The government on Tuesday, June 8, has released revised guidelines for the implementation of the national COVID vaccination programme. The Centre is planning to implement this from June 21.
The government will procure 75 per cent of the vaccines being produced by the manufacturers in the country. The vaccines procured will continue to be provided free of cost to States/UTs as has been the case from the commencement of the National Vaccination Programme. These doses will be administered by the States/UTs free of cost to all citizens as per priority through Government Vaccination Centres.
See Zee Business Live TV Streaming Below:
The revised guidelines say that the vaccine doses provided free of cost by the Government of India to the States, vaccination will be prioritised to Health Care Workers, Front Line Workers, Citizens more than 45 years of age, Citizens whose second dose has become due, and Citizens 18 years and above.
Getting World’s #LargestVaccineDrive back on path of accelerated progress.
New guidelines issued, to be effective from Jun 21
Vaccine wastage to be an important factor in allocation of doses provided by GoI to States/UTs for free
— Dr Harsh Vardhan (@drharshvardhan) June 8, 2021
The population group of citizens more than 18 years of age, States/UTs may decide their own prioritisation factoring in the vaccine supply schedule. Vaccine doses provided free of cost by the Government will be allocated to States/UTs based on criteria such as population, disease burden and the progress of vaccination. Wastage of vaccine will affect the allocation negatively.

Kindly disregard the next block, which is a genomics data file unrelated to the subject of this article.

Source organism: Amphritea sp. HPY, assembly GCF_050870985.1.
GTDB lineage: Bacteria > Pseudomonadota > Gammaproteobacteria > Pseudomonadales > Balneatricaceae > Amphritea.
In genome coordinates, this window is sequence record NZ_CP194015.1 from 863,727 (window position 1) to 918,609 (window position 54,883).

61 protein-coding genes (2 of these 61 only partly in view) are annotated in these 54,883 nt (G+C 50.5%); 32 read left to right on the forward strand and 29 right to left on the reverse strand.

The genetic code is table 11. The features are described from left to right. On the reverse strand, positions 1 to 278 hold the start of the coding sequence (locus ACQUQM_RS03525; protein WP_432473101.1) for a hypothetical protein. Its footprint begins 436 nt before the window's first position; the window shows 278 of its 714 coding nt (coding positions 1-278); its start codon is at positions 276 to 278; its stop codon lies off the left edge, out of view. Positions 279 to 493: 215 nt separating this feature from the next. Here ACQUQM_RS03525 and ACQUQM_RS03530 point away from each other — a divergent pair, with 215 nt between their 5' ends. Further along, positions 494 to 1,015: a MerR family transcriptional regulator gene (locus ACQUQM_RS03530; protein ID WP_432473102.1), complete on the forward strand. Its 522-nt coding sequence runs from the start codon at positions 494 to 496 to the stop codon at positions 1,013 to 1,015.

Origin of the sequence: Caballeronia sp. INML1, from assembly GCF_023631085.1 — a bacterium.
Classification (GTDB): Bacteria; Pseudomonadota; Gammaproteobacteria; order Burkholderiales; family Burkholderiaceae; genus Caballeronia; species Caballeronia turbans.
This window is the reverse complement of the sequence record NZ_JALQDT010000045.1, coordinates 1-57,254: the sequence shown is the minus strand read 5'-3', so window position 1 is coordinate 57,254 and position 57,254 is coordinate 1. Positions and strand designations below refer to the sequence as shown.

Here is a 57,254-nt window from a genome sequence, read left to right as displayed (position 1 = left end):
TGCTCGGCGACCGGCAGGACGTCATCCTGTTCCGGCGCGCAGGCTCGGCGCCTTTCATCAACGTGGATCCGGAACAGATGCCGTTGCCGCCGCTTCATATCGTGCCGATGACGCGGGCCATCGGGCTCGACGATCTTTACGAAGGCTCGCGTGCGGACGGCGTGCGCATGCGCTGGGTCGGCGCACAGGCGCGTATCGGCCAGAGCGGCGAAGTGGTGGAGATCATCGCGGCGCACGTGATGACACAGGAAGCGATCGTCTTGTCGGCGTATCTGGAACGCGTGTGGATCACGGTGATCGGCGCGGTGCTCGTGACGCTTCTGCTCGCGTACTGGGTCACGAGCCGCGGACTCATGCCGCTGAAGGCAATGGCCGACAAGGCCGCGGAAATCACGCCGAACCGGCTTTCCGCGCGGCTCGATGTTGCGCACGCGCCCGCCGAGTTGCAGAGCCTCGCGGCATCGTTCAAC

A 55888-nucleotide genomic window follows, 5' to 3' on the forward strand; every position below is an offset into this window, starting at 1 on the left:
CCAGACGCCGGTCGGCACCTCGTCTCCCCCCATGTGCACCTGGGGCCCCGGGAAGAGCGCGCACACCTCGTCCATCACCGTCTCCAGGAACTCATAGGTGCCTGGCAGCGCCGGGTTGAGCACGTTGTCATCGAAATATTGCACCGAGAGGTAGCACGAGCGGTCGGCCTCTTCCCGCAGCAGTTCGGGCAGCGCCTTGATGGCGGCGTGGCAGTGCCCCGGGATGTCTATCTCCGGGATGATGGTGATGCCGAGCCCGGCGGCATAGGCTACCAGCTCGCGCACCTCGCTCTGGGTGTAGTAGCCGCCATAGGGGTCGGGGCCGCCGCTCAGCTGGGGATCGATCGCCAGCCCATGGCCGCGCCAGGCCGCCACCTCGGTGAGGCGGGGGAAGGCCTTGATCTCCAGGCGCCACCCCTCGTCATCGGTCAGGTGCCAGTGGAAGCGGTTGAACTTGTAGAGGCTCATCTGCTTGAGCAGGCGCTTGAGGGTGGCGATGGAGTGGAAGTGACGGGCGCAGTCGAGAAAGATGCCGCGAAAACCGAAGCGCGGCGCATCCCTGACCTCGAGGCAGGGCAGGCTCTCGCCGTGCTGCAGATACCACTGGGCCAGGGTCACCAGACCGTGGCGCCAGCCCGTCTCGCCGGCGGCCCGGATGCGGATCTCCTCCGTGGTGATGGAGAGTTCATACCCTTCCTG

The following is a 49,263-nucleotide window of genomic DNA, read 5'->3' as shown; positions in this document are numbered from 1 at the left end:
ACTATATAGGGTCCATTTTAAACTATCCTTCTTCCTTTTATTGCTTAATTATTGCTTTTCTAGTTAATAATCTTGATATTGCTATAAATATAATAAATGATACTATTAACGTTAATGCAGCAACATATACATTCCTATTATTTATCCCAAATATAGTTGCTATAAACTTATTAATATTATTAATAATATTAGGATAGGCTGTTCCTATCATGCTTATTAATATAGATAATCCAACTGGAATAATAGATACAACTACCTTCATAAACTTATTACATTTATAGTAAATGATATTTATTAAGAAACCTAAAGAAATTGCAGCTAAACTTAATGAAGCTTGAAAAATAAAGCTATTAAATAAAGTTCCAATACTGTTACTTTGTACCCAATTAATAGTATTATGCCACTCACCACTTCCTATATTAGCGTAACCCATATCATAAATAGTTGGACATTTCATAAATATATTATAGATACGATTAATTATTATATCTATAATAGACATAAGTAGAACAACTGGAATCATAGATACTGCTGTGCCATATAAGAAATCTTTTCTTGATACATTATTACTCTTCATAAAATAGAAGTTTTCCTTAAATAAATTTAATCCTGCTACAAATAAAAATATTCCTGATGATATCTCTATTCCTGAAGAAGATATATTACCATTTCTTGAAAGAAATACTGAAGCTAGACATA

It also mentioned that the government will provide States/UTs advance information of vaccine doses to be supplied to them. States/UTs should similarly, further allocate doses well in advance to districts and vaccination centres. They should also put in the public domain the information about the above availability at district and vaccination centre level, and widely disseminate it among the local population, maximising the visibility and convenience of citizens.
In order to incentivise production by vaccine manufacturers and encourage new vaccines, domestic vaccine manufacturers are given the option to also provide vaccines directly to private hospitals. This would be restricted to 25 per cent of their monthly production. States/UTs would aggregate the demand of private hospitals keeping in view equitable distribution between large and small private hospitals and regional balance, it stated.
Based on this aggregated demand, the government will facilitate supply of these vaccines to the private hospitals and their payment through the National Health Authority’s electronic platform. This would enable the smaller and remoter private hospitals to obtain a timely supply of vaccines, and further equitable access and regional balance.
The price of vaccine doses for private hospitals would be declared by each vaccine manufacturer, and any subsequent changes would be notified in advance. The private hospitals may charge up to a maximum of Rs 150 per dose as service charges. State Governments may monitor the price being so charged.
All citizens irrespective of their income status are entitled to free vaccination. Those who have the ability to pay are encouraged to use private hospital’s vaccination centres, it mentioned.
The revised program provides States/UTs with additional central government support across funding, procurement and logistics. It also facilitates scientific prioritisation, wider access, harnessing of private sector capacity and flexibility at the state and local level.